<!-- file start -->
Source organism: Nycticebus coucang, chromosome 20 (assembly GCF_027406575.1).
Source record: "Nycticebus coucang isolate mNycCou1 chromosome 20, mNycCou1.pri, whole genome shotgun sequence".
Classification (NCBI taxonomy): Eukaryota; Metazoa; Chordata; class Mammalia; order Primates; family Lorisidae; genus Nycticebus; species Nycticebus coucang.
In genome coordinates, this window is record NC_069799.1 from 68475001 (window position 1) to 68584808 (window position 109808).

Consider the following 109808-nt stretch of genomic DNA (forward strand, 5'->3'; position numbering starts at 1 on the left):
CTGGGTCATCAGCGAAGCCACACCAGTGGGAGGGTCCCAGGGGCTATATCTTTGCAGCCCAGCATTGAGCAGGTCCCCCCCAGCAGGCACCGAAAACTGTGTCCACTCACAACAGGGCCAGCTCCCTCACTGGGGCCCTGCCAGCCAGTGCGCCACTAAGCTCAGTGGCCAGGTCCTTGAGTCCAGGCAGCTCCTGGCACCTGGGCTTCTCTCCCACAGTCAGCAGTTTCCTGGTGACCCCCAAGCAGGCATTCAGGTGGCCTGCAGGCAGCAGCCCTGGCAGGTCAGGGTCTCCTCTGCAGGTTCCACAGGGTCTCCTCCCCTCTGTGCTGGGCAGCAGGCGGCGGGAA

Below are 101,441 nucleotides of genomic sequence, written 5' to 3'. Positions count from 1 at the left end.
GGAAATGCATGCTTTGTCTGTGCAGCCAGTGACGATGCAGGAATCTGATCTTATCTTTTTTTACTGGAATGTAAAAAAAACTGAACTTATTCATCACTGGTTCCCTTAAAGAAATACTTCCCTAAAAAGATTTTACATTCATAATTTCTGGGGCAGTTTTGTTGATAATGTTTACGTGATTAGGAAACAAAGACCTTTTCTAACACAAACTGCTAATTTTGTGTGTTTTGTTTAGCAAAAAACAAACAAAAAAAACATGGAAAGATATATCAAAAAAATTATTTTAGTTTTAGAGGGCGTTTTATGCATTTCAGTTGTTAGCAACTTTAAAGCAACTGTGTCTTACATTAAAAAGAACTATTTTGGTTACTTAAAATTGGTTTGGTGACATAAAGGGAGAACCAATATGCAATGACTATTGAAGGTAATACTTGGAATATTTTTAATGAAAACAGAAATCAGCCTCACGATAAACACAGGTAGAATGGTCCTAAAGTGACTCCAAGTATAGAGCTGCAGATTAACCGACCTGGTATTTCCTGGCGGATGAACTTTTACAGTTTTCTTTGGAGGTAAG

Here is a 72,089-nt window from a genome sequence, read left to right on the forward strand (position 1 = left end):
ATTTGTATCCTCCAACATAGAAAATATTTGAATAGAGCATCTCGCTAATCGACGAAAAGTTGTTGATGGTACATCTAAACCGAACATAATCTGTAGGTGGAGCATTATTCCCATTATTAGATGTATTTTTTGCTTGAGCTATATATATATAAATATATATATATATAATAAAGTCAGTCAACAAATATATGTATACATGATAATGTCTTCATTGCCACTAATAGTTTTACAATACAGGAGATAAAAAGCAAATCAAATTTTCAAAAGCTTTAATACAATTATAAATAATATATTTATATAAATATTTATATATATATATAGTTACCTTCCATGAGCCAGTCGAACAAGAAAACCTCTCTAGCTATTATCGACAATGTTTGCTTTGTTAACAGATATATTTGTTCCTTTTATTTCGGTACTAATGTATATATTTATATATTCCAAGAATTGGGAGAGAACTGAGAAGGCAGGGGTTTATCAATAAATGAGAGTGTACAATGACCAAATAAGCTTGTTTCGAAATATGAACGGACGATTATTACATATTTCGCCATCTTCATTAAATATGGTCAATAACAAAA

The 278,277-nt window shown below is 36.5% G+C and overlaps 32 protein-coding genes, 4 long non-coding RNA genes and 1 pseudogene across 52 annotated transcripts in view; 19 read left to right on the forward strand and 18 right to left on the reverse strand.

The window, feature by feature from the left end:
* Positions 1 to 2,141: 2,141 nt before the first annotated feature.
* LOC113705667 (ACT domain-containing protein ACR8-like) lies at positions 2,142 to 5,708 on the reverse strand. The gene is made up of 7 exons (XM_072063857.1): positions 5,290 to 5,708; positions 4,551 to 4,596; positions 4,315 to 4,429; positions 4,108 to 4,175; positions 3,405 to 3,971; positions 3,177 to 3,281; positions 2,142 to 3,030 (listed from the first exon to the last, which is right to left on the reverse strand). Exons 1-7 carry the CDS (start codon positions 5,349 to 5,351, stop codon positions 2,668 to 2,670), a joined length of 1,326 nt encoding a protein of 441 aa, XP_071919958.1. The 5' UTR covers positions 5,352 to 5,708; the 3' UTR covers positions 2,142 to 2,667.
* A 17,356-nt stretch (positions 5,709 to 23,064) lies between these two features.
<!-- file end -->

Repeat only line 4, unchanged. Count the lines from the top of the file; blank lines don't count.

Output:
In genome coordinates, this window is record NC_069799.1 from 68475001 (window position 1) to 68584808 (window position 109808).